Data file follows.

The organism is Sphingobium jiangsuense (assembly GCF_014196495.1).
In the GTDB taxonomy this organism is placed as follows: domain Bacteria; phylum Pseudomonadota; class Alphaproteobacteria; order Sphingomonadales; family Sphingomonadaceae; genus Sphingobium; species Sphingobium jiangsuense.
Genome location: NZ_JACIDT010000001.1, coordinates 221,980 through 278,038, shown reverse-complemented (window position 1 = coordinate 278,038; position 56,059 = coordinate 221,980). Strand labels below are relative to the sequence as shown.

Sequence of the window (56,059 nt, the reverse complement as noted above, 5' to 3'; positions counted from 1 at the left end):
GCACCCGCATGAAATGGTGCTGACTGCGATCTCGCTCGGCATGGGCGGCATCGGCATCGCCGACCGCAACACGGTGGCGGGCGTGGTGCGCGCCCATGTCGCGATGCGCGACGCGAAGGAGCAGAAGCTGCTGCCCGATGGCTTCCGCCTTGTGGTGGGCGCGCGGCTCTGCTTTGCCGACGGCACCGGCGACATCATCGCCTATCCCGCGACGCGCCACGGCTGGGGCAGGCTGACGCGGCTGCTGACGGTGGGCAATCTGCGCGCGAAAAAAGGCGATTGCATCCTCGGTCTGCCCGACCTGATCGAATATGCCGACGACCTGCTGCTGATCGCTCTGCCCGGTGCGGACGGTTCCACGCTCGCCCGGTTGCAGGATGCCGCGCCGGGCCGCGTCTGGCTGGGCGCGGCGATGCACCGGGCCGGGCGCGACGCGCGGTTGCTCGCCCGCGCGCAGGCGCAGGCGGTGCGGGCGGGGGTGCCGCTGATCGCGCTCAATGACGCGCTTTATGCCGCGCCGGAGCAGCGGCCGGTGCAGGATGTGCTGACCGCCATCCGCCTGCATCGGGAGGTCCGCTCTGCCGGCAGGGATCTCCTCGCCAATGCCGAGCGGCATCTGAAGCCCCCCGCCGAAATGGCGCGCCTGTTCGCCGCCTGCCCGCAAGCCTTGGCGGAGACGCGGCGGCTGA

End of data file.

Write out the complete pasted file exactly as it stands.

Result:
The organism is Sphingobium jiangsuense (assembly GCF_014196495.1).
In the GTDB taxonomy this organism is placed as follows: domain Bacteria; phylum Pseudomonadota; class Alphaproteobacteria; order Sphingomonadales; family Sphingomonadaceae; genus Sphingobium; species Sphingobium jiangsuense.
Genome location: NZ_JACIDT010000001.1, coordinates 221,980 through 278,038, shown reverse-complemented (window position 1 = coordinate 278,038; position 56,059 = coordinate 221,980). Strand labels below are relative to the sequence as shown.

Sequence of the window (56,059 nt, the reverse complement as noted above, 5' to 3'; positions counted from 1 at the left end):
GCACCCGCATGAAATGGTGCTGACTGCGATCTCGCTCGGCATGGGCGGCATCGGCATCGCCGACCGCAACACGGTGGCGGGCGTGGTGCGCGCCCATGTCGCGATGCGCGACGCGAAGGAGCAGAAGCTGCTGCCCGATGGCTTCCGCCTTGTGGTGGGCGCGCGGCTCTGCTTTGCCGACGGCACCGGCGACATCATCGCCTATCCCGCGACGCGCCACGGCTGGGGCAGGCTGACGCGGCTGCTGACGGTGGGCAATCTGCGCGCGAAAAAAGGCGATTGCATCCTCGGTCTGCCCGACCTGATCGAATATGCCGACGACCTGCTGCTGATCGCTCTGCCCGGTGCGGACGGTTCCACGCTCGCCCGGTTGCAGGATGCCGCGCCGGGCCGCGTCTGGCTGGGCGCGGCGATGCACCGGGCCGGGCGCGACGCGCGGTTGCTCGCCCGCGCGCAGGCGCAGGCGGTGCGGGCGGGGGTGCCGCTGATCGCGCTCAATGACGCGCTTTATGCCGCGCCGGAGCAGCGGCCGGTGCAGGATGTGCTGACCGCCATCCGCCTGCATCGGGAGGTCCGCTCTGCCGGCAGGGATCTCCTCGCCAATGCCGAGCGGCATCTGAAGCCCCCCGCCGAAATGGCGCGCCTGTTCGCCGCCTGCCCGCAAGCCTTGGCGGAGACGCGGCGGCTGA